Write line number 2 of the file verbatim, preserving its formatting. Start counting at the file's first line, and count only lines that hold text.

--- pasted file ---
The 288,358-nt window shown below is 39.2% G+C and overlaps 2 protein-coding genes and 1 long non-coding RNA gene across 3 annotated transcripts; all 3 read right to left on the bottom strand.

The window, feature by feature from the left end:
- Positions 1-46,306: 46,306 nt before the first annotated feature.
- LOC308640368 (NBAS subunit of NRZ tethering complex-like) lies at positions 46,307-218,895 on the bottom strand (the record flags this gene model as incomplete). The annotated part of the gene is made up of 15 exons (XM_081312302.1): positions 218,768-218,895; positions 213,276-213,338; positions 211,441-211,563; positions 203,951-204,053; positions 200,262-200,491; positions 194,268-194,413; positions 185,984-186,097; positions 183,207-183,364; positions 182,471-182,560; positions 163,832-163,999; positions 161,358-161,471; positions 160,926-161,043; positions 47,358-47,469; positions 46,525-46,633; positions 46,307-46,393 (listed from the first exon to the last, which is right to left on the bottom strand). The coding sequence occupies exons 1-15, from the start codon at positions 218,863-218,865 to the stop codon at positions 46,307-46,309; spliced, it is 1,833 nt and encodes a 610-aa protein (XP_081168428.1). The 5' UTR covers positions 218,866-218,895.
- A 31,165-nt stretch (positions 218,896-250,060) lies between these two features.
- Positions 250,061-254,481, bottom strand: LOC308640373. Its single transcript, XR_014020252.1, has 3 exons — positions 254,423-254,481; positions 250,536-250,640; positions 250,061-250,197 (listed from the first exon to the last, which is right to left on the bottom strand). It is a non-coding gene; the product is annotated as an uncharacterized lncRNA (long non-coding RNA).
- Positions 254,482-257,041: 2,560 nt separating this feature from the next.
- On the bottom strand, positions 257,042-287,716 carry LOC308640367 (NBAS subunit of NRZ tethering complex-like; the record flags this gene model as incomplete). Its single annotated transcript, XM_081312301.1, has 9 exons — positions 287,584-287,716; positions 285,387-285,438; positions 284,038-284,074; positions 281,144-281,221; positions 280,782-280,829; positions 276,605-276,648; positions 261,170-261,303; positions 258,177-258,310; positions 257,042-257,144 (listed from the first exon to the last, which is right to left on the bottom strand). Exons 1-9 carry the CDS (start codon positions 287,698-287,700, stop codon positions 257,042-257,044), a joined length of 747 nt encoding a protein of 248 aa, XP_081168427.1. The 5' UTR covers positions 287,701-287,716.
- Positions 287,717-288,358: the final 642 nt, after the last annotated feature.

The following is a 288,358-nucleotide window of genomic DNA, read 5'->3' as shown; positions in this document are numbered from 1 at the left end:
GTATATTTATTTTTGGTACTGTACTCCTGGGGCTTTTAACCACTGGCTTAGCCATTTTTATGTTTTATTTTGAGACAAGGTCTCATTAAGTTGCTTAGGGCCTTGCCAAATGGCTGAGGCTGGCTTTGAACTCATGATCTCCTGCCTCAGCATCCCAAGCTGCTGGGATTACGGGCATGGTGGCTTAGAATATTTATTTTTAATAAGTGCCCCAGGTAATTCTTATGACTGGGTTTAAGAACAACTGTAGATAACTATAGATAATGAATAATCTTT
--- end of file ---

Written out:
The window, feature by feature from the left end: